The headlines have been hard to avoid: self-driving vehicles are just a ways down the road. Numerous high-profile companies like Google, Tesla, and Uber have reportedly been investing in autonomous technology, preparing it for widespread adoption. Billions of dollars will continue to flow between enterprises and legislators to develop the technology, hardware, and infrastructure. Suddenly we’re all faced with an imminent reality where consumers and commuters cruise around in algorithmic harmony while reading the news, catching up on their favorite show, or better yet – sleeping.
Bullish predictions that autonomous vehicles will be commonplace by 2021 seem hard to believe when I think about family road trips in the pre-digital ‘90s, where the door-compartment maps nearly took up the entire windshield.
Pushing for innovation without validation or keen understanding of an end user results in uncertainty and possibly failure.
Google ‘self-driving cars’ and you’ll notice another theme among tech savvy and future-forward articles: many are unsettled by the notion. In fact, 75% of people surveyed by AAA in March 2016 stated that they would be afraid to ride in a self-driving automobile. Many are disconcerted about the volume of jobs such technology could possibly displace. Some cities worry that they will have neither the space nor means to create the necessary infrastructure. Lastly, but importantly – many people simply prefer to drive their own cars.
Nobody said innovation was easy and changing behavior is a tough task, but it’s hard to dispute the facts. An estimated 25,000 traffic-related deaths could have potentially been avoided in 2015 with driverless technology. In addition, consumers could reallocate time and money currently lost sitting in traffic. Perhaps the budding self-driving car industry assumes that people will soon overcome any initial hesitation: after all, 62% of consumers are already comfortable communicating with artificial intelligence devices such as Amazon’s Alexa.
The jury is still out, but there’s reason to be optimistic about the future of hands-off transit. Large-scale initiatives such as self-driving vehicles change industries forever and shape the face of human progress. But the ongoing debate around this tech revolution highlights an important lesson about product and brand development: pushing for innovation without validation or keen understanding of an end user results in uncertainty and possibly failure.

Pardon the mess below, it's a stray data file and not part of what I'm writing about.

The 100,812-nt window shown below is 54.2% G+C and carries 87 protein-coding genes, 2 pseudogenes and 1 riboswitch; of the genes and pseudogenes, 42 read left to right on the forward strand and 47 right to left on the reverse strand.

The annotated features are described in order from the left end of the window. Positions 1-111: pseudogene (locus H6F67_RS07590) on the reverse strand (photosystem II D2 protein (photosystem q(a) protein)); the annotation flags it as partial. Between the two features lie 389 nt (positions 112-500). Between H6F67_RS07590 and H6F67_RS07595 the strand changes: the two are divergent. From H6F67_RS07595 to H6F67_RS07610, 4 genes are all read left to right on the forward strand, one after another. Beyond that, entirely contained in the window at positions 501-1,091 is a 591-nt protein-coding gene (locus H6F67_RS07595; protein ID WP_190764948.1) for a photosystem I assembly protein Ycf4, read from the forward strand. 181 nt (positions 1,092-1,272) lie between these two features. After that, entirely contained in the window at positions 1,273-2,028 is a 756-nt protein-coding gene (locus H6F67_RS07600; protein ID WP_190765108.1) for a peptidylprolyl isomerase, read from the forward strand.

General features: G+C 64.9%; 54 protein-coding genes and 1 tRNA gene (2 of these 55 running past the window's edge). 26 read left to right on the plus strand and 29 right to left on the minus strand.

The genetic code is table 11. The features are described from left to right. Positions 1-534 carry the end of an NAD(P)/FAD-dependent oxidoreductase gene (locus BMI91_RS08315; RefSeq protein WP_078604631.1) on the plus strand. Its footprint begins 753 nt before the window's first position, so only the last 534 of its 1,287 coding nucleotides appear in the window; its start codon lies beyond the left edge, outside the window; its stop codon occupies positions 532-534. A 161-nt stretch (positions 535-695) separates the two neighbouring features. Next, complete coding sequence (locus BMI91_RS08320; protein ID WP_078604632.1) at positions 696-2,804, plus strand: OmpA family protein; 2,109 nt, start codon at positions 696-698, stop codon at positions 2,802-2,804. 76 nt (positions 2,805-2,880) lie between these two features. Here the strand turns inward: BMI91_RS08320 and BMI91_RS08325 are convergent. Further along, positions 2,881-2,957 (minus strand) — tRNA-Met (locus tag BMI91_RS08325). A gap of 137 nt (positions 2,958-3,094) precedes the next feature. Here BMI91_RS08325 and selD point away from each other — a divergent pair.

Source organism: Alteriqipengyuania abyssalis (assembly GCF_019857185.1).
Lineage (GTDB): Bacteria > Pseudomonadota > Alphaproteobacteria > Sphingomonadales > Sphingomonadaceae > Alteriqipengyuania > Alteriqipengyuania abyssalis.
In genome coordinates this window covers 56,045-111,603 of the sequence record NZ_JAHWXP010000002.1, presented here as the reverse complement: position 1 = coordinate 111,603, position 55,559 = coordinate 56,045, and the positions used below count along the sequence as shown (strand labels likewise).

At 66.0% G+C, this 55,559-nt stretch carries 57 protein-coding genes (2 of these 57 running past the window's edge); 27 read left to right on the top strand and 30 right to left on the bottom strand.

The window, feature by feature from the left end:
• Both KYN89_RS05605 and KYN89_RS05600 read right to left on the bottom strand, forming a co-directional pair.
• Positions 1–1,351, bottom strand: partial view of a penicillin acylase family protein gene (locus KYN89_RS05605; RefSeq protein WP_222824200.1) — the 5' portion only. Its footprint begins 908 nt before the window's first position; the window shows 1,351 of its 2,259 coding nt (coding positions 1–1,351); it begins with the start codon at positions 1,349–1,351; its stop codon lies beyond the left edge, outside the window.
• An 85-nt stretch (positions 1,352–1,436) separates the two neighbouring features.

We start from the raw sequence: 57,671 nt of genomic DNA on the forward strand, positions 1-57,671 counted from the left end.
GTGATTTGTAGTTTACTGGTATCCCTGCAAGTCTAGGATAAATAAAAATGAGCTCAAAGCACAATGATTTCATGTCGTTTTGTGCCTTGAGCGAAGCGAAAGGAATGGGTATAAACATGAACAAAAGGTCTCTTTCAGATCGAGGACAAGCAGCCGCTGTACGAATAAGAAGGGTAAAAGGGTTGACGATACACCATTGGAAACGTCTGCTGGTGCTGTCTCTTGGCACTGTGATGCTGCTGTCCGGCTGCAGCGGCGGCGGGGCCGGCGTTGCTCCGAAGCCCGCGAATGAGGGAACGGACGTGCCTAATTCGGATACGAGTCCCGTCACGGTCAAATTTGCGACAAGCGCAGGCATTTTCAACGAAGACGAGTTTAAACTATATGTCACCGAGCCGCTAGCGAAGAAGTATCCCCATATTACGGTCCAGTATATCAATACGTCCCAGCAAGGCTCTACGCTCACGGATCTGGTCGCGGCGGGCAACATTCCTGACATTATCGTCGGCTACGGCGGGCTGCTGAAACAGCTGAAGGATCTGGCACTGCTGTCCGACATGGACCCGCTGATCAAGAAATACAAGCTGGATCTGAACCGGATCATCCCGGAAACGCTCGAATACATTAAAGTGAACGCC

Consider the plight of the Ford Edsel, an adventurous gamble that was publicized as the vehicle of the future – and which you have likely never heard of. The Edsel, launched in 1957 and named after Henry Ford’s son, was discontinued only three years later. After more than a year of polls and research, all of the findings were scrapped for an unproven design. The vehicle featured brand new electronic controls – but they were confusingly placed where the car horn is typically located, meaning that drivers inadvertently shifted gears when they intended to honk the horn.
Research is critical to confirm that the next big idea will take root and withstand the pressures of today’s global marketplace.
The Edsel was offered in a dizzying 18 variations of colors, decals, and configurations. The first model, targeted towards the middle class, was launched in the wake of an economic recession. Despite these missteps, the marketing team initially cast blame on consumers for the car’s swift failure. But a lack of insight was the real culprit – one that could have been avoided by being attentive to consumers and marketplace forces.
Research is critical to confirm that the next big idea will take root and withstand the pressures of today’s global marketplace. When strategically activated, market research can also uncover latent needs of consumers in order to help a company solve unaddressed problems. This validation and discovery are essential for brands to make the most informed business decisions, experience the forefront of progress and innovation and avoid stumbling down the same road as the Ford Edsel.